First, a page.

Deputy Home Minister Datuk Mohd Azis Jamman said the matter was allowed to maintain public order in accordance with the provisions under Section 233 of the Communications and Multimedia Act 1998.
“However, the public should be aware of their rights during a random check, including requesting the identity of the police officer conducting the search for record purposes, in case there is a breach of the standard operating procedures (SOP),” he said when replying a question by Chan Ming Kai (PH-Alor Setar).
Chan wanted to know if there were any reports of SOP violations against police personnel while inspecting the mobile phones of members of the public.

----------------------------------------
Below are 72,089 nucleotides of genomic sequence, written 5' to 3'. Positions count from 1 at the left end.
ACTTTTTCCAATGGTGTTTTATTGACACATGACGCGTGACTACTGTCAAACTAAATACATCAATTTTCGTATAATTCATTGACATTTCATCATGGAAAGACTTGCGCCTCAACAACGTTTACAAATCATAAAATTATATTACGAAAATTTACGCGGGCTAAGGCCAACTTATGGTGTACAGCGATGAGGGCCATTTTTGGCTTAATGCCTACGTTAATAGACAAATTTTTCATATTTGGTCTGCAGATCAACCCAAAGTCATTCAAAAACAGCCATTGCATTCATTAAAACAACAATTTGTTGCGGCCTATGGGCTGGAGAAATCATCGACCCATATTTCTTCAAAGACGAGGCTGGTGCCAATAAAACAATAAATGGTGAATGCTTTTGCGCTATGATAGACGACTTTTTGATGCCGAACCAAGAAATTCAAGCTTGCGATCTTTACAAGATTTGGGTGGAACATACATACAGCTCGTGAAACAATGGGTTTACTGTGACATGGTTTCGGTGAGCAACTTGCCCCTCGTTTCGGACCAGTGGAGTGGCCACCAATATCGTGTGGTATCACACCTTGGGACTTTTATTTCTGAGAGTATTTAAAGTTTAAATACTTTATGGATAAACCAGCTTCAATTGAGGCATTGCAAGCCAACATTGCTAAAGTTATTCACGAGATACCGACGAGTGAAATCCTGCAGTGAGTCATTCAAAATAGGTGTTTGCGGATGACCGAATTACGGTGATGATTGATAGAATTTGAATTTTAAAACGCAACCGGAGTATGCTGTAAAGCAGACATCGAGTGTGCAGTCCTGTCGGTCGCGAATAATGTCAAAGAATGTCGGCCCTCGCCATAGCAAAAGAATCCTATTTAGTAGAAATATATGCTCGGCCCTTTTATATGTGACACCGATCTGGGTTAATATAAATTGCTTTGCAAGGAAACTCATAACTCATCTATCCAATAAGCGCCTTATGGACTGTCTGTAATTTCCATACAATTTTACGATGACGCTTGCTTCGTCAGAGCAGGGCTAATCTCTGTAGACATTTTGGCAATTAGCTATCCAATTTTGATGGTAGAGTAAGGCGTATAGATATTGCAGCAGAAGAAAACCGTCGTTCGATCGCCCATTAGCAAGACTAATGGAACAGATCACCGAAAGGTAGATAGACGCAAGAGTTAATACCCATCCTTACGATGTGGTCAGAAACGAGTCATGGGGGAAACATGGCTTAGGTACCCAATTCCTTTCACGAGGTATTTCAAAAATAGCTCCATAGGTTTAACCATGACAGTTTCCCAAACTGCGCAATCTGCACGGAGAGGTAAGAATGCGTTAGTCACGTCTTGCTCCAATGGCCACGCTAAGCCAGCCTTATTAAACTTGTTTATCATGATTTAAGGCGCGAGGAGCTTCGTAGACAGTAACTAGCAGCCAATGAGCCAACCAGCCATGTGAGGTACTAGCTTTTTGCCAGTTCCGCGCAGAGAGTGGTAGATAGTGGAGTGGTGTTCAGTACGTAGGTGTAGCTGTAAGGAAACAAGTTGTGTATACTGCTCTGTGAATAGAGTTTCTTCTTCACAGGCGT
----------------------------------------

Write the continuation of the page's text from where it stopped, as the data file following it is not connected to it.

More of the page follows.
Azis said if an individual felt the police personnel had violated any SOP, they could report it to the nearest police station or at Bukit Aman.
Meanwhile, Azis said police would use any means including ‘phone bugging’ or ‘tapping’ to ensure investigations could be carried out in cases involving security.
“It does not matter if the person is a politician, a businessman or just anyone who is suspected of having the potential to breach security issues and I believe the police will take the appropriate action,” he said.
He said this in response to a question by Datuk Seri Ismail Sabri Yaakob (BN-Bera) on whether the police were bugging or tapping the phone communications of politicians from the opposition.– BERNAMA